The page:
I stumbled across this beautiful girl whilst trying another horse to buy at the same yard. It was by pure chance that as we were just leaving, a man stopped us and said his girlfriend was selling her horse in the next barn and my friend and I thought "why not". As I got to the stable this equisite face appeared over the door and I was in love. She could have thrown me off and I'd have still bought her because she was simply the most beautiful animal I had ever laid eyes on. As luck would have it, she didn't throw me off (thank heavens she was huge), but schooled nicely and popped some jumps with such joy. I came back to try her on a hack the next day with an envelope of cash and after a lovely gallop across some rape fields, there was no question, for either of us. It was fate.
Fern was quirky, she was different in the winter to hack but I was never cross because she just loved life. As a showjumper she was a dream, she'd have done anything I asked. On one occasion a friend and I went to a show, but while I was getting ready to load I turned my ankle. But she was so excited, and my friend insistent, that we loaded up and I drove an hour away. The pain was intesifying but my friend gave me a leg up and said "we're here now, might as well jump". And so sweating and green, feeling slightly faint I managed to point her in the direction of the jumps and clung on as she flew over them. As I tried to leave the arena to quietly throw up the marshall said "get back in, last to jump, first to jump off". I was crying and incoherent by this stage, I think they thought I was drunk. But Fern knew what she had to do, even though mum wasn't helping much, and off she whizzed to a double clear with a big lumbering useless weight on her back. That was my most precious rosette when we were placed, and my ankle turned out to be broken.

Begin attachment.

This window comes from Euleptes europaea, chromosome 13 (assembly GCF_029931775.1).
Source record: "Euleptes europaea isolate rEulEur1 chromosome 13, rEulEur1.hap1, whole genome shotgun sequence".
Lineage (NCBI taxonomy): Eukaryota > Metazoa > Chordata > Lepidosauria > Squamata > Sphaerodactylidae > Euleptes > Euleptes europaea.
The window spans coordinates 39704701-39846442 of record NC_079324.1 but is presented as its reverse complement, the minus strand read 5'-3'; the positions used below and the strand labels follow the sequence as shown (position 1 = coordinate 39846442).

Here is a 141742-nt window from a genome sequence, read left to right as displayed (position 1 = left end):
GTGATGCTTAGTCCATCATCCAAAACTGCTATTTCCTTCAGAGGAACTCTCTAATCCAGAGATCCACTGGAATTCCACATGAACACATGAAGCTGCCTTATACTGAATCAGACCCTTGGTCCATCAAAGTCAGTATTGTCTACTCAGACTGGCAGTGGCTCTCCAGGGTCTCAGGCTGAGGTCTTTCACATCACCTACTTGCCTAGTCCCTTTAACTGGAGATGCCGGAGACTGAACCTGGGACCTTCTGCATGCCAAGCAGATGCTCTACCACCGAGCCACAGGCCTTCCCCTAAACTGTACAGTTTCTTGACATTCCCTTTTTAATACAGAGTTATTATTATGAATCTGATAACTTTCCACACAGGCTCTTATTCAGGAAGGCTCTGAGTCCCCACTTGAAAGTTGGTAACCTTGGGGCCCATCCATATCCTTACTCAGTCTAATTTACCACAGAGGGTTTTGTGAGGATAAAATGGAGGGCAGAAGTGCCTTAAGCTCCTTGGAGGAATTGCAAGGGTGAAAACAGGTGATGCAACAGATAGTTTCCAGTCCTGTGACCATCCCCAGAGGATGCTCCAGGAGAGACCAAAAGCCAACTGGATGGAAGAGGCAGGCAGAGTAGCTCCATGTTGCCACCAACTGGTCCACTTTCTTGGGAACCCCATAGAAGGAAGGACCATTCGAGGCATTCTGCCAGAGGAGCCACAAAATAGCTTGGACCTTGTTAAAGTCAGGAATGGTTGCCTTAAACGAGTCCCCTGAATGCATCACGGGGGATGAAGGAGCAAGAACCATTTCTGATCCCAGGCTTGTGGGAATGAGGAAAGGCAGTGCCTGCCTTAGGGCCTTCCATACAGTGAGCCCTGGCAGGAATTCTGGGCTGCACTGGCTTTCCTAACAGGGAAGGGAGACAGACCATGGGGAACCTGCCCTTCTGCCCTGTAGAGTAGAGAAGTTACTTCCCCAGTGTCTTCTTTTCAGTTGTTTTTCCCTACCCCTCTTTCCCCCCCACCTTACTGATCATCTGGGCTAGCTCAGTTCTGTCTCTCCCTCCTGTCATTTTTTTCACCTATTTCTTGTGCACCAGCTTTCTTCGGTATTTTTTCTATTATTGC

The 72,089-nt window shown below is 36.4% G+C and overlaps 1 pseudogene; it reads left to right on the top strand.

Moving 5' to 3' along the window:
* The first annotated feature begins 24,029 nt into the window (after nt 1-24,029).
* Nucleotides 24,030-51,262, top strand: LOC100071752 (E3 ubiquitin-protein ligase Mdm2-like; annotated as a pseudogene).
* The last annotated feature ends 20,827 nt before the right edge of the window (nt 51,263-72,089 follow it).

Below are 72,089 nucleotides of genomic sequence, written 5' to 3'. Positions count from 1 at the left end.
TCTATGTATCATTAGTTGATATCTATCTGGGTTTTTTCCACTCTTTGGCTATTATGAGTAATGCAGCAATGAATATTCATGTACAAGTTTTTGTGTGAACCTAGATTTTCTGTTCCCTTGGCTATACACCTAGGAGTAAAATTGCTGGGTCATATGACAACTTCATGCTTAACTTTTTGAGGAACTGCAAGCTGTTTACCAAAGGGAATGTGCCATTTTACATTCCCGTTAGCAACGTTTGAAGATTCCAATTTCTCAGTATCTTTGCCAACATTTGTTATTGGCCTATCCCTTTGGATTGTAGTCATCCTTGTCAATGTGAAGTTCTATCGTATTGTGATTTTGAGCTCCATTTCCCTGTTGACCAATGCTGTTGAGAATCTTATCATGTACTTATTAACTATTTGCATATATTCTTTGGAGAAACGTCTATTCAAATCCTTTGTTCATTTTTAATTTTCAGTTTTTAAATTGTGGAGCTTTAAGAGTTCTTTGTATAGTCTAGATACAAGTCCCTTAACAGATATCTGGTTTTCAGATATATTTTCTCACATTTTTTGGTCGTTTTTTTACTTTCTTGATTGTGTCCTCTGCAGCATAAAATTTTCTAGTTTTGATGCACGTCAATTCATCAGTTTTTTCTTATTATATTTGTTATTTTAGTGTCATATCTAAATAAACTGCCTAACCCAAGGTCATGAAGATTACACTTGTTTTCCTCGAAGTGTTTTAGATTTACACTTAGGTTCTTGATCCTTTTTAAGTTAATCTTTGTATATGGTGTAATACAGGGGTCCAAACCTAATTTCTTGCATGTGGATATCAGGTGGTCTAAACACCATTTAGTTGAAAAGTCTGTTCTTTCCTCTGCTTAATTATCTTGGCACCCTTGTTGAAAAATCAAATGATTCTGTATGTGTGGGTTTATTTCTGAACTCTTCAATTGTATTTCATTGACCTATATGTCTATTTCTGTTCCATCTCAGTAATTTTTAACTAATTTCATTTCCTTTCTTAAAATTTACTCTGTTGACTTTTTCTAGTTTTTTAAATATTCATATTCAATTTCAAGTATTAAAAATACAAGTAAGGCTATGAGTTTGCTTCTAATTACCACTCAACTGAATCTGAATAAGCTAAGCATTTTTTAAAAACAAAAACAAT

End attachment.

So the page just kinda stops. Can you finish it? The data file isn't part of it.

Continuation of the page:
That was my Fern, the most genuine horse in the world, who loved people and horses, cats and chickens. She was simply the happiest horse alive. Sadly, after a 7 year partnership with many a health hiccup on both sides, Fern became unwell and at 16, having tried everything we could, the vets said the only option was to cut her open and try and find something. I didn't want the pain, the recovery, the chance they couldn't do anything and she'd die horribly, because she owed me nothing and I owed her everything. And so on the 21st July 2015 I told her she was the best horse in the world for the very last time as she went peacefully away from me. They found tumours and damage that hadn't shown up in a scan during the post mortem, and they said they couldn't have done anything and so I knew I had made the right choice to see her off happily, stuffed full of apples. The vet took some tail for me, which I admit I slept with and cried into, until I heard about this wonderful place where custom jewellery could be made, and today my gorgeous bracelet arrived and I couldn't be more thrilled.
She was one in a million, and if I'd have taken her show jumping the day before she died, she'd have jumped her heart out. She didn't ever let on that she was in pain, and others doubted my decision, but when you know a horse so well, you just know, despite the cheerful whinnying and the daily trot over to me for her treat. I'll never forget her, and now I can take a piece of her wherever I go. Thanks again for the bracelet that I'll treasure.
Alex August 2015